But I think food has become more expensive in Australia over the last 10 years – as a percentage of household spending, and as a percentage of income. I know that the price of meat went up a few months ago, and apparently that is because it is being bought up by the American market – the farmers say they can get more money by selling to Americans! Another example of how global markets impact on local people.
Definitely more time consuming, but the pay off is much tastier food. I think batch cooking, having a deep freeze and buying seasonally is the only way to make that work. I’ll let you know if I come up with any juicy handy hints! Actually, I think I mentioned this at the last sydney picnic, but maybe batch cooking in a group, like make it a social event – makes it fun as well as achieving those necessary extra meals.
Melanie – the whole ‘buying seasonally and locally’, has been a big shift for us. I have turned the way I cook on it’s head. Rather than finding a recipe I want to try and buying the ingredients, I now cook according to what’s available locally in any given season. It’s an interesting shift, isn’t it?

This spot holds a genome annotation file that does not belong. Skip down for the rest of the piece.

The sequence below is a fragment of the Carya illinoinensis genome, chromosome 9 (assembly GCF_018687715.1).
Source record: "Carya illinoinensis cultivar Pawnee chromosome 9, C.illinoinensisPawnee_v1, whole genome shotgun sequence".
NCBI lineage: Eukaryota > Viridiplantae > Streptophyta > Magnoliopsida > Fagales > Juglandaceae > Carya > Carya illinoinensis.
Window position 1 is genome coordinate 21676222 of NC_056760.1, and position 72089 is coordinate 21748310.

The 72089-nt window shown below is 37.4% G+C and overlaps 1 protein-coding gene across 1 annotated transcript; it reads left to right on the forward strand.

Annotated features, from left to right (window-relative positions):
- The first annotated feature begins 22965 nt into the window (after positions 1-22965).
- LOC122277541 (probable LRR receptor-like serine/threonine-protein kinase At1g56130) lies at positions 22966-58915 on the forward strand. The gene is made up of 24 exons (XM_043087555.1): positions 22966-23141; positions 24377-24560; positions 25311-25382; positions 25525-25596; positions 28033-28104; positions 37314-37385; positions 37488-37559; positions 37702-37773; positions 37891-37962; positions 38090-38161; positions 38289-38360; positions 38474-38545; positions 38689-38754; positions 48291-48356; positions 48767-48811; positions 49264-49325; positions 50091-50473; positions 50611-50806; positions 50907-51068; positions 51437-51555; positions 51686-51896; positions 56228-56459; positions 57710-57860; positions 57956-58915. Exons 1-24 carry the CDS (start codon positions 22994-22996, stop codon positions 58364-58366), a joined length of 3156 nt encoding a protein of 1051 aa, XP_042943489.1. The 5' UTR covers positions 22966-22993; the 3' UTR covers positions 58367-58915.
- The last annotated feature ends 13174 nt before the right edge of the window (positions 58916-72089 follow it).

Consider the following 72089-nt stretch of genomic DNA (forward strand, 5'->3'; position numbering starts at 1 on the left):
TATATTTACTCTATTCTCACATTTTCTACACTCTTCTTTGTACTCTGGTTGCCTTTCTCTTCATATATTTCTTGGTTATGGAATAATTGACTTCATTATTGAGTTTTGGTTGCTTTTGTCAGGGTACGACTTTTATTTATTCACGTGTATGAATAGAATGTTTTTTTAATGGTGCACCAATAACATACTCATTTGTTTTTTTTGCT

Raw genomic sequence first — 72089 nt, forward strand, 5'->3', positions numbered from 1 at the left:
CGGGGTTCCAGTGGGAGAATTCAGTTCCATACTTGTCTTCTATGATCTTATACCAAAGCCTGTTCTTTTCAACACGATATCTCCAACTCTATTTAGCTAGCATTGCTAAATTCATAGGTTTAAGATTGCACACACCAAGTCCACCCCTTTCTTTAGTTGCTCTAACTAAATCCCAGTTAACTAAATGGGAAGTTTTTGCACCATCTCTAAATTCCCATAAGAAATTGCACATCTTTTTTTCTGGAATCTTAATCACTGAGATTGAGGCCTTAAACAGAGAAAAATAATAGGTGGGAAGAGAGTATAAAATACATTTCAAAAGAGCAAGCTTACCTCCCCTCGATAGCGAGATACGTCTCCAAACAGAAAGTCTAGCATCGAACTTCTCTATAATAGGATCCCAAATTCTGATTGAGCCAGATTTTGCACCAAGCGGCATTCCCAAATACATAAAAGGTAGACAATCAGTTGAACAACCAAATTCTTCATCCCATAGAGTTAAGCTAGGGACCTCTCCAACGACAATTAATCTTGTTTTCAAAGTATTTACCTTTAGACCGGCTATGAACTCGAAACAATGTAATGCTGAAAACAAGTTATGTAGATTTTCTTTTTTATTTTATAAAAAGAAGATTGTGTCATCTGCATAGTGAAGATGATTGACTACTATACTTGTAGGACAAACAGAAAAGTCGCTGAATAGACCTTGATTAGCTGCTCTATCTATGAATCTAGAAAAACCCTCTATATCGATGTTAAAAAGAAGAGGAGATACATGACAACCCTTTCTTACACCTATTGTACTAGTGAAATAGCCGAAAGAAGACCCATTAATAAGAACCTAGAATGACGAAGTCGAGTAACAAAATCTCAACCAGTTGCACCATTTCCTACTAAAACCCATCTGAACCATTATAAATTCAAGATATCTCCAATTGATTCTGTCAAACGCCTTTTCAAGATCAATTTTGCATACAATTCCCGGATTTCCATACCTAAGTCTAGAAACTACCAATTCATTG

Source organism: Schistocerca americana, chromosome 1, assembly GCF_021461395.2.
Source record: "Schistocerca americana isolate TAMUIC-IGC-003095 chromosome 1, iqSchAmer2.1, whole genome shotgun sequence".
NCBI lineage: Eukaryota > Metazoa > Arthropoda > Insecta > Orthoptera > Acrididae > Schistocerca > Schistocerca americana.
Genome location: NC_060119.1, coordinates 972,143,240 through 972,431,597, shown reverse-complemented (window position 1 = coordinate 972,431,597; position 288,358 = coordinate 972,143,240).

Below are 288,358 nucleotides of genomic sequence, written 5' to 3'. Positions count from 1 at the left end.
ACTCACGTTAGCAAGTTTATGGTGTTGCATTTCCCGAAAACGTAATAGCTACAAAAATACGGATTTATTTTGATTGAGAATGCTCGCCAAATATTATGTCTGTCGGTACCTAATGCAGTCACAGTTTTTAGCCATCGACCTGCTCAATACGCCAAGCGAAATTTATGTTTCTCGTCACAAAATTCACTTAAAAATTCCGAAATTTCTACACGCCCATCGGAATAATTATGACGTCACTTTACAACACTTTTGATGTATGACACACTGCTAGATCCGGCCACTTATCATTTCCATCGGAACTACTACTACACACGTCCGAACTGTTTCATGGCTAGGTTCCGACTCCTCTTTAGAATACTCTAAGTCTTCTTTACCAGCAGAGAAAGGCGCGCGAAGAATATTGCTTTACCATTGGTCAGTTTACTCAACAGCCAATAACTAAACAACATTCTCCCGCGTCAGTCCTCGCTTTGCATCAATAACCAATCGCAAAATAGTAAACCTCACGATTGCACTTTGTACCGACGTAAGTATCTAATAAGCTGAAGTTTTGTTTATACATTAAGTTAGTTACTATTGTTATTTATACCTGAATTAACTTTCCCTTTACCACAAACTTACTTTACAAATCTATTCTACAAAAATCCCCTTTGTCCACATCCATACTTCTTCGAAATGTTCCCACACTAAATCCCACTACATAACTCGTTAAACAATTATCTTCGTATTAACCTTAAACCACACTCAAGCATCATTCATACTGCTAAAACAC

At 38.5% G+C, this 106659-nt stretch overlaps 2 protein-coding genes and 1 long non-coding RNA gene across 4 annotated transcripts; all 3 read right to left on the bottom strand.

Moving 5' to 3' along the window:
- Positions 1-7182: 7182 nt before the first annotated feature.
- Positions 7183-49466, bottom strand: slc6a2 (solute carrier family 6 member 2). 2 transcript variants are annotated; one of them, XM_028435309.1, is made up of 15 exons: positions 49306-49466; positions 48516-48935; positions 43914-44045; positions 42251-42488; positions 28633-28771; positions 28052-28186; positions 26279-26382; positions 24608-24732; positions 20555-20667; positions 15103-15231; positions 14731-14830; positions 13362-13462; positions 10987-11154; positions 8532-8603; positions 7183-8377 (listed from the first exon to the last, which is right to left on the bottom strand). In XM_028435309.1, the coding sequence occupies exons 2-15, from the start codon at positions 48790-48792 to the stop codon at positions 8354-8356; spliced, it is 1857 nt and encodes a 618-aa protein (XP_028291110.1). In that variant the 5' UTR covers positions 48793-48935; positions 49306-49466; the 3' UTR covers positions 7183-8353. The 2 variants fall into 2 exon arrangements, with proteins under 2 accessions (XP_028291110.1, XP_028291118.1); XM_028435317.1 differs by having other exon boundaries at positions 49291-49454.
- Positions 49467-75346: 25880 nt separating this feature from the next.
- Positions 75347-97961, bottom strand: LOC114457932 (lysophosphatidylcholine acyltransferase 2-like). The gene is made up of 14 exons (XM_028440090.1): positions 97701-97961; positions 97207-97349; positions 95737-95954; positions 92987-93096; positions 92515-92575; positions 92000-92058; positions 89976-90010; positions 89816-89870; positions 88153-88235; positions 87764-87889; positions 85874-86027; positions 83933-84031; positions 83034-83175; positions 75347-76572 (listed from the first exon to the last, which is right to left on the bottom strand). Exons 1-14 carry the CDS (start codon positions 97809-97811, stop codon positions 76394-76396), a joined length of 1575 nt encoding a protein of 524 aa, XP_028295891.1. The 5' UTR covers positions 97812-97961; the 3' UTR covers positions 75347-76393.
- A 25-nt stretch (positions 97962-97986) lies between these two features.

…and, count me in for a batch cooking session!
I love this post, Joanna. A ‘before AIP’ and ‘after AIP’ shot of a supermarket trolley is a great idea~! It would be like an archeological dig into two different worlds~! Though our food bill is higher (kids are expensive), our priorities have shifted. We’re truly satiated, so we don’t buy any superfluous non-food crap. In fact, we just don’t buy that much anymore, except food and clothes and books. So overall, the AIP is cheaper! Also, we don’t throw any food away. We used to have all this stale food made in factories that we’d have to dispose of. And now, people in our house don’t overeat, because the food in our house is real. There aren’t flats of crispy crunchy things to dive into at midnight. Just some leftover pot roast. And broccoli. And bone broth. So the food we are buying is actually nourishing us and not causing a whole host of other problems. Our spending is in line with our values~.
Petra – this is so true! Our priorities have also shifted – we have definitely reduced our footprint in terms of what we discard. It’s a great way of looking at it – a real paradigm shift that is about so much more than just the food.
Plus, you know how much that values reference resonates for me 🙂